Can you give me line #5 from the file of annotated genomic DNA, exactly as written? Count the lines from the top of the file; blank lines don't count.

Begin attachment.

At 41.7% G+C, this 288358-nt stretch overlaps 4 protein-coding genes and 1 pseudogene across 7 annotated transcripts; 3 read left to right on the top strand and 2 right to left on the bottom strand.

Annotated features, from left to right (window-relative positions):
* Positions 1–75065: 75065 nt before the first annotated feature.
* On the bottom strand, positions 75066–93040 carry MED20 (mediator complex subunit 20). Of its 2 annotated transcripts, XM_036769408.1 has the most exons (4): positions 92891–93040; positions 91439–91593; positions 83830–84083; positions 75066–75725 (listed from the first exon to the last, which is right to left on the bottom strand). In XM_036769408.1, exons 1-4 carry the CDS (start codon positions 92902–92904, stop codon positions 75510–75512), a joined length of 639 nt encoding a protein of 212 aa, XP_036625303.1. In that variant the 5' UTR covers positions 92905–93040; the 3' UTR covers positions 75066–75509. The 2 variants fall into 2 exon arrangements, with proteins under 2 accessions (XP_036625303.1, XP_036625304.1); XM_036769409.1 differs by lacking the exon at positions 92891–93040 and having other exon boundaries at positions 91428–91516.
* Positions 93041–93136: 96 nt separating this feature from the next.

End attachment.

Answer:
* Positions 93041–93136: 96 nt separating this feature from the next.